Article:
Kirkman agonizes over the scripts saying, “It’s always a strange process seeing these characters that I’ve known for years and years come to life and exist in flesh and blood and be people I can shake hands with. That’s kind of surreal. We lost a lot of people in Season One, and you never take that lightly. It’s very difficult to do. If they’re good characters, there are always more scenes to write, there’s always more things you could do with them. So it’s always a difficult decision, but this is the nature of things: There are zombies around. People gots to die.”
“Nostalgia’s a drug. Keeps us from seeing things the way they are.
And that’s the danger when people are depending on you.”
Production Designer Greg Melton (The Mist, The Majestic, Tales from the Crypt) and his team take the look from the city of Atlanta through the rural deep backwoods to Hershel’s farm, that he swears “is alive.”
Melton and his team also create a huge apocalyptic traffic jam scene on an actual interstate with abandoned, burnt-out cars, and several dead all about. Hurd describes it “as big, if not bigger, than anything we’ve had in the first season.”
With a sly grin, Yeun remarks, “We’re not doing something in front of green screen.”
The traffic jam is seen in the first couple of episodes. “It’s a major set piece. There were so many vignettes within the pileup. There were all these connected bits; people under the cars who had to see certain people under other cars. One scene took about 11 hours,” says Horder-Payton. “The actors were quite happy down there [under the cars]. You know that secure felling where you’re sort of inside and outside at the same time.”
Dickerson enjoyed the challenge of the traffic jammed highway, directing two episodes at once. “Artistically, it was better to keep it all together. Part of the day I would be shooting [scenes from one episode] and the other part of the day I would be shooting [scenes from the other episode].”
“I’m spending the night in a building that stinks so badly
of rotting bodies that I wanna vomit up my guts, dining on condiments,
and hoping I don’t get eaten by dead cannibal freaks before dawn.
What’s not to like?”
The first thing Nicotero did after watching the Premiere Season of The Walking Dead was write a list of do’s and don’ts for Season Two. “It’s all the little things that I noticed and thought, ‘we should change the color of the blood,’ for example. The human blood, when they treated the footage in post, got really bright looking. In the next season we should darken the blood a little bit so it won’t be quite as jarring,” recalls Nicotero.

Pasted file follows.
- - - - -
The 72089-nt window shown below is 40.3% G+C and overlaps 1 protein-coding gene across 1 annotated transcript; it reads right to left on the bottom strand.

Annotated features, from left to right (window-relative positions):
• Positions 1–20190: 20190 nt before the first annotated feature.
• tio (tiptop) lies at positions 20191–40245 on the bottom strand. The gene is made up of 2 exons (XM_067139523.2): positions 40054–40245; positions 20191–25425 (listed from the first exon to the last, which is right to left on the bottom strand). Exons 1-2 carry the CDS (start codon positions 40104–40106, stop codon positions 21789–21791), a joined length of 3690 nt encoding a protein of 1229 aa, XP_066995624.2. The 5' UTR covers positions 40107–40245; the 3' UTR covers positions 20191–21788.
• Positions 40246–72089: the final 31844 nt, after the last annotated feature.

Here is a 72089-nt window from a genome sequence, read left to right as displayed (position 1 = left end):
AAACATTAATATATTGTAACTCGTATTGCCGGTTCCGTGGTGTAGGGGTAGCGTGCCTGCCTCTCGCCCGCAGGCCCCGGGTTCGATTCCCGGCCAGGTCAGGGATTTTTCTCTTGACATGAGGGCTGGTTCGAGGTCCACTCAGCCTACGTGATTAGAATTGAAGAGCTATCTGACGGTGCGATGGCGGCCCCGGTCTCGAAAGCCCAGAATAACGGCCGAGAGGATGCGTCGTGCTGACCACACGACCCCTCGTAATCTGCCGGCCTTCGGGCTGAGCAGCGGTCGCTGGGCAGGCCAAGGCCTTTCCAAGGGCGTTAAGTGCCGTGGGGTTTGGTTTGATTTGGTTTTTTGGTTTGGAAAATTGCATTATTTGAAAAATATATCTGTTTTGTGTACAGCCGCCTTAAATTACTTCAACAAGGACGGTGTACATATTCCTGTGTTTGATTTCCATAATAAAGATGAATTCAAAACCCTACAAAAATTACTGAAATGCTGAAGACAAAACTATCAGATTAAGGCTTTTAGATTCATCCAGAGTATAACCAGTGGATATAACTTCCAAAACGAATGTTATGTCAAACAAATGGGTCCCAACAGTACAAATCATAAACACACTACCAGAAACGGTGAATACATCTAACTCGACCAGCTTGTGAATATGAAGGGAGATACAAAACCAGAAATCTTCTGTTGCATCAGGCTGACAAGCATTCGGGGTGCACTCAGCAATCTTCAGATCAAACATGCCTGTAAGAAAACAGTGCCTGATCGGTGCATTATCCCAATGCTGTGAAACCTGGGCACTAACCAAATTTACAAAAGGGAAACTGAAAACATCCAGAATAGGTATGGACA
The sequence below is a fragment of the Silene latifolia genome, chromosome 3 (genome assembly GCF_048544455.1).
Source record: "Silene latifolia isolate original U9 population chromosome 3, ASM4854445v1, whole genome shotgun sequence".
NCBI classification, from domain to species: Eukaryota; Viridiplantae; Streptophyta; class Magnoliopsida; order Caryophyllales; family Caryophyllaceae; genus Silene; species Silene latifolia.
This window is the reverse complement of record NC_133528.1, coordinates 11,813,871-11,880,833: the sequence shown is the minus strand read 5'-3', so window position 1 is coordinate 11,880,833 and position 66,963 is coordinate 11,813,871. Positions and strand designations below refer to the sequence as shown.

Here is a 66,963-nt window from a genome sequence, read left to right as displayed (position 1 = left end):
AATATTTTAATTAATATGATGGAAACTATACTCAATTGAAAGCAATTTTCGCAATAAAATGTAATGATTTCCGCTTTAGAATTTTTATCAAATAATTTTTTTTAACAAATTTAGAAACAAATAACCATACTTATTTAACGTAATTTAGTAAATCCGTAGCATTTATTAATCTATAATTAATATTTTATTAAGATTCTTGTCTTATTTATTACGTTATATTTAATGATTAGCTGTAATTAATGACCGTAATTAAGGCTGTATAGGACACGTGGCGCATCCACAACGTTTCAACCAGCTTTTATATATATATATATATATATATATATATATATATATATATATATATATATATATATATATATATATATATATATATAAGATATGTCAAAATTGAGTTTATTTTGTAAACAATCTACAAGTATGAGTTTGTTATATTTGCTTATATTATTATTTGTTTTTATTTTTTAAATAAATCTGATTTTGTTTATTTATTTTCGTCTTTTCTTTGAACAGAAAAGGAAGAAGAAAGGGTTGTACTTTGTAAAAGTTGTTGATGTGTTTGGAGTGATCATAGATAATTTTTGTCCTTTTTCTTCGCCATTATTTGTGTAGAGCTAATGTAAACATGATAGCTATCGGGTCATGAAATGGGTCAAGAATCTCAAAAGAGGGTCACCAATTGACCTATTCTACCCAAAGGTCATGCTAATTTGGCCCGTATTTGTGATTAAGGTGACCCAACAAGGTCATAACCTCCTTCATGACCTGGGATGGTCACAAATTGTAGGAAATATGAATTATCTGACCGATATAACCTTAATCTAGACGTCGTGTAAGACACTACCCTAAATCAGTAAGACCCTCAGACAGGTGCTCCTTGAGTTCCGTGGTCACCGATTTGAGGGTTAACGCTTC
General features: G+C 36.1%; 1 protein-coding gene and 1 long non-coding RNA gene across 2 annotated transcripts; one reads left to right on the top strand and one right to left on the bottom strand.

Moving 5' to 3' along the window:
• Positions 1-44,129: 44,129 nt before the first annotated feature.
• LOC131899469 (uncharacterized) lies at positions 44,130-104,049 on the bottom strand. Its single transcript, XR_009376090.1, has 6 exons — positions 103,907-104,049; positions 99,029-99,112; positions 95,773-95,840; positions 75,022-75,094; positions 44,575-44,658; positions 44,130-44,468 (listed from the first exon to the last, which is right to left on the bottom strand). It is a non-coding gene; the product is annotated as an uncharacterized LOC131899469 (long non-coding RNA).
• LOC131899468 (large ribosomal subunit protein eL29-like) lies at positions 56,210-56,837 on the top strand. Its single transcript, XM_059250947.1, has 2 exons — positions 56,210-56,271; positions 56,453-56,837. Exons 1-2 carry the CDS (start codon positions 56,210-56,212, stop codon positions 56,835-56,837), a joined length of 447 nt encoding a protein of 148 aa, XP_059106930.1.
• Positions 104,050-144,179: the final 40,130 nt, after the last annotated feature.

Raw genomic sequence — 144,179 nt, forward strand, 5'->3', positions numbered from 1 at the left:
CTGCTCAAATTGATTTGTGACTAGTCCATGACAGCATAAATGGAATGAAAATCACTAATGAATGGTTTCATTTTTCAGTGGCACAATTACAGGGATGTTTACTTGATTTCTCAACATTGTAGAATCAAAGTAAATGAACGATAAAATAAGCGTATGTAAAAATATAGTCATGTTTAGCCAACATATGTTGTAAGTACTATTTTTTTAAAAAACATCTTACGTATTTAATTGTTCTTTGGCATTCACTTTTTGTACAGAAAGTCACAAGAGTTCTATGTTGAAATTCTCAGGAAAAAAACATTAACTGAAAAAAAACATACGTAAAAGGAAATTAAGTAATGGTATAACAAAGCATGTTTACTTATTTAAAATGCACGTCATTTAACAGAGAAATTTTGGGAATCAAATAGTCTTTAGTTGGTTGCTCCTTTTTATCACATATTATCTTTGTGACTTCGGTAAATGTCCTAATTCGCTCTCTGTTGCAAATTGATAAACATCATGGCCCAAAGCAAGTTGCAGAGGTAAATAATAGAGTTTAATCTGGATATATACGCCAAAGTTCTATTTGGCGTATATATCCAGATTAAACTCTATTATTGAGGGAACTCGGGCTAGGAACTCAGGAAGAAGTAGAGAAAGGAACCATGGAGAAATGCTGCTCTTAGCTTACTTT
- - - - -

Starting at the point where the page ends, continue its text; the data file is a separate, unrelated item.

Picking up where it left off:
Kirkman gloats, “Greg’s definitely taking things to the next level. This season’s zombies are the best zombies you’ve ever seen because of what Greg and KNB are doing next. It’s really cool.” He adds, “There’s definitely some memorable comic book zombies here and there, but a lot of this stuff is just Greg going, ‘OK, what can you do to the human body?’”
Nicotero continues, “We had 20 new sets of contact lenses made that are even more extreme than last year. You’re supposed to get the idea that as time progresses, the eyes continue to cataract over. I was literally looking at photos of rotted eggs, that kind of yellowish-brown with little red veins in it. I was trying to find the most revolting visual rotten egg for an eye. And that’s what we ended up doing.”
“Even with the teeth, we took molds we had for skulls and made latex teeth that we could glue on the outside of stunt performers and extras faces so they didn’t have to be customs dentures that went into their mouths, but was glued to the outside of their lips and then prosthetics would cover the edges,” adds Nicotero. “It gave us a lot more of that skull-like look.” “Every zombie that comes out of the trailer is worthy of a close-up, which makes me really proud,” a humble Nicotero admits.
Nicotero calmly understates a day on set with his team, “On a big zombie day, you get up at 3am. On an average zombie day, you get up at 5am. You do make up for 3-4 hours. You step outside and cover yourself in sunscreen. You cover yourself in bug spray. You go to set. Ultimately you’re covered in fake blood and you’re sticky. And then you wrap and clean up all the zombies. On your way home to stop at the local tavern, get a beer and fish tacos, and go home to bed. And you check for ticks.”
Reedus comments, “Greg Nicotero is so good at what he does. It’s super disgusting. [In one scene] it felt correct. There was the right amount of goop and blood and bile – he had bile in there – and every single organ was heavy and full and made noises. It was pretty dope.”
“First Time I saw a walker…
It was just half a body…Snapping at me from the ground…
But what the world is out there, isn’t what you saw on TV…
It’s much, much worse.”
THE WALKING DEAD returns to AMC in its second season, once again with a 90-minute premiere episode, airing at 9 PM ET on Sunday, October 16th, with six one-hour episodes in the weeks following. The final six episodes of the season commence on Sunday, February 12th at 9pm ET.